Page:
The leaders of India and Sri Lanka since 1920 had been discussing the issue of citizenship of these Indian Tamils. Strong differences arose from both the sides and a solution seemed to evade them. It was only in 1964 following the Sirimavo-Shastri Pact that a mutually acceptable solution was sighted. According to this, a formula was devised spelling out the number of people who would be given Indian citizenship and repatriated to India and those who would be given Sri Lankan citizenship. Later another agreement was concluded in 1974. In 1988 the Sri Lankan government addressed the question by enacting the Grant of Citizenship to Stateless Persons (Special Provisions) Act which sought to settle the residual issues arising from the earlier agreements. All these discussions had however led to a lot of bitterness.25

Maritime Agreement

Another important issue was the dispute of the possession of an uninhabited island 'Kachchathivu' located almost midway between India and Sri Lanka in the Palk Strait. The controversy was resolved in 1974 when the two countries concluded an agreement demarcating the maritime boundary. As per the agreement the disputed island fell within the Sri Lankan side of the boundary. A further maritime boundary agreement was concluded in 1976.

1971 JVP Uprising

In April 1971, Sri Lanka faced an internal crisis following the attempt by an extremist Sinhala radical group called Jatiya Vimukthi Peramuna (JVP) to capture power through armed revolt. The SLFP government of Mrs. Bandaranaike was in power in Colombo and as soon as the revolt erupted, India along with the other countries, including UK, USA, Yugoslavia, the USSR and Pakistan was approached for help. India promptly responded by sending five frigates to seal off approaches to Colombo. In addition, India's military assistance also included military equipment, six helicopters with pilots for non combat duties and about 150 Indian troops to guard the Bandaranaike airport. India's action was prompted by the desire to protect the democratic system and domestic stability of Sri Lanka. Other countries also assisted with arms, ammunition, spare parts, etc. Also JVP had denounced India in various ways and it was suspected that the group had the backing of Communist countries like China and North Korea.26 Some in Sri Lanka opine that the speed with which Indian assistance had arrived to support the Bandaranaike's left of centre government in 1971 was as significant as the eagerness with which it was done.27 Such a view surely looks upon India's actions with suspicion and as holding some ulterior motive.

Security Concerns in the 80s

India was initially only concerned with the issue of the Indian Tamils in Sri Lanka as mentioned above. The issue of the Sri Lankan Tamils did not concern it initially for they had acquired through the years an independent historical identity different from Indian Tamils (the indigenous Tamils, constitute nearly 12 per cent of the islands population). It was since the late 1970s that the growing differences between Sri Lankan Tamils and Sinhalese had its repercussionss on the Indian people and polity, especially of Tamil Nadu. The ethnic riots of July 24, 1983, which led to the exodus of refugees into Tamil Nadu and other security concerns, changed the course of the Indian attitude and resulted in Indian involvement through mediation.28 The various efforts by India led to a lot of resentment in Sri Lanka.29 It needs to be noted that the ethnic crisis is primarily an internal problem of Sri Lanka and became a bilateral problem only when it tended to spill over and to affect India in terms of both internal and external security.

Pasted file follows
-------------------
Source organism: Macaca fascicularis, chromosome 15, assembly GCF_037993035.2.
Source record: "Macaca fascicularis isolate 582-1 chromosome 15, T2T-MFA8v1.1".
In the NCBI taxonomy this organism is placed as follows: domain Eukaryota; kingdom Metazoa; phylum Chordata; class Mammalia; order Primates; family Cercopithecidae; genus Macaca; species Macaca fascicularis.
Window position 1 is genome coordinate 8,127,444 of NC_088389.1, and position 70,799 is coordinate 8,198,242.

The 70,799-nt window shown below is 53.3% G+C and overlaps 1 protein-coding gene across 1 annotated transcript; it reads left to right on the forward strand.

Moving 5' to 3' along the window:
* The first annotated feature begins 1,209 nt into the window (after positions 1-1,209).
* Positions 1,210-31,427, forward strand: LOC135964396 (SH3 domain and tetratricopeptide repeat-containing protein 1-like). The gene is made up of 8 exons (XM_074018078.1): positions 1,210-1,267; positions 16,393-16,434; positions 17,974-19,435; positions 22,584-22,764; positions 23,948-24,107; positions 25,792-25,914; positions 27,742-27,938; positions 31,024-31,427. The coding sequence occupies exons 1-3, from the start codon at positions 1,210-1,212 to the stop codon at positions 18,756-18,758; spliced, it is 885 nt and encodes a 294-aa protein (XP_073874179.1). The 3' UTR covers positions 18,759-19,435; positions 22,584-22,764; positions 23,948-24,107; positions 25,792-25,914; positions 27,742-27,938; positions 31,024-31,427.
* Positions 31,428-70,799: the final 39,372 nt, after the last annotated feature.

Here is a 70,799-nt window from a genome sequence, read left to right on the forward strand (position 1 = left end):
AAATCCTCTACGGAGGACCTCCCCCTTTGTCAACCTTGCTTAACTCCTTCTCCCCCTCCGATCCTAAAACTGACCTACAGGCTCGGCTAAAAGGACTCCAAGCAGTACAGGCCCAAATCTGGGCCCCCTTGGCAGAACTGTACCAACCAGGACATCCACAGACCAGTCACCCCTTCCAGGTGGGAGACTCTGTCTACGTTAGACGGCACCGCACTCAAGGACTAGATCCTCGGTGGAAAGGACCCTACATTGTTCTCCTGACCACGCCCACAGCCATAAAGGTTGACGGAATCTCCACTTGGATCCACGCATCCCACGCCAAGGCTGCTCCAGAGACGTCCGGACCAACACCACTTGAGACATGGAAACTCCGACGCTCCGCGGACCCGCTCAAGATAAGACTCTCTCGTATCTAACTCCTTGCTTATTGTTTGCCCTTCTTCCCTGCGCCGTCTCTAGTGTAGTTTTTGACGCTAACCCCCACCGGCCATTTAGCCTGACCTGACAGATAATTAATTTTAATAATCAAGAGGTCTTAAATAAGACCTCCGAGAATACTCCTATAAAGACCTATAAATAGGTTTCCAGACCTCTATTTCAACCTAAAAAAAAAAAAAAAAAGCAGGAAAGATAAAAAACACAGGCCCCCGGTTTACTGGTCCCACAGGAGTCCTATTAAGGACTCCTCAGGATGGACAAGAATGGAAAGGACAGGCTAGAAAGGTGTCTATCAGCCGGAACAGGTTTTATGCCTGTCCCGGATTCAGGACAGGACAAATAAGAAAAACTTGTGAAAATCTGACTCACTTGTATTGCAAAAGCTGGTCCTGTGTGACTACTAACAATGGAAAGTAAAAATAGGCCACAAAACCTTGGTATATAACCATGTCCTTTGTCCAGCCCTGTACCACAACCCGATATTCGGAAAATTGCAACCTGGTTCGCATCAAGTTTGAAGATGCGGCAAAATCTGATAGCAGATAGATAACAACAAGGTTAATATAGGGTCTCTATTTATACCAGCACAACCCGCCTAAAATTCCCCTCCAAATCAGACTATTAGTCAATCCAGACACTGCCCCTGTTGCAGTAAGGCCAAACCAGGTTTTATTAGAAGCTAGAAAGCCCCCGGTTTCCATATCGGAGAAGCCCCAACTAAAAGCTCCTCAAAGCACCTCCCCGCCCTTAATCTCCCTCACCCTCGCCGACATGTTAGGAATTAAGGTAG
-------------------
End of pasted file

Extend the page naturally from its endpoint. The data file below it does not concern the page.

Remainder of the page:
Sri Lanka Takes External Help

To meet the difficult situation following the riots, Sri Lanka proposed to adopt a military solution to the problem. Thus a series of steps were taken whereby Sri Lanka approached other countries for political and military help. These included USA, United Kingdom, China, Pakistan, Bangladesh and Malaysia. India was not asked for similar help as its sympathies lay with the Sri Lankan Tamils. These moves of Sri Lanka resulted in isolating India in the region and facilitating the strategic presence of the forces inimical to India's perceived security interests. As stated at the outset, Sri Lanka in itself was not a threat to India but the latter feared that by these measures the island nation would not only become a seat for outside influences but also be pulled into the cold war politics. However a Sri Lankan point of view is that President Jayawardene was not playing superpower politics but was merely transforming Sri Lanka's hitherto largely ceremonial security forces into a real fighting force.30

In its interactions with the rest of the world, Sri Lanka brought out that there existed a threat to its unity and integrity posed by Tamil terrorism working with the support and encouragement of the government and people in India and that there would be a direct military invasion by India for the creation of an independent sovereign Tamil state.31 Such an assumption clearly showed that India's concerns were not understood for it had categorically stated that it stands for the unity and integrity of Sri Lanka.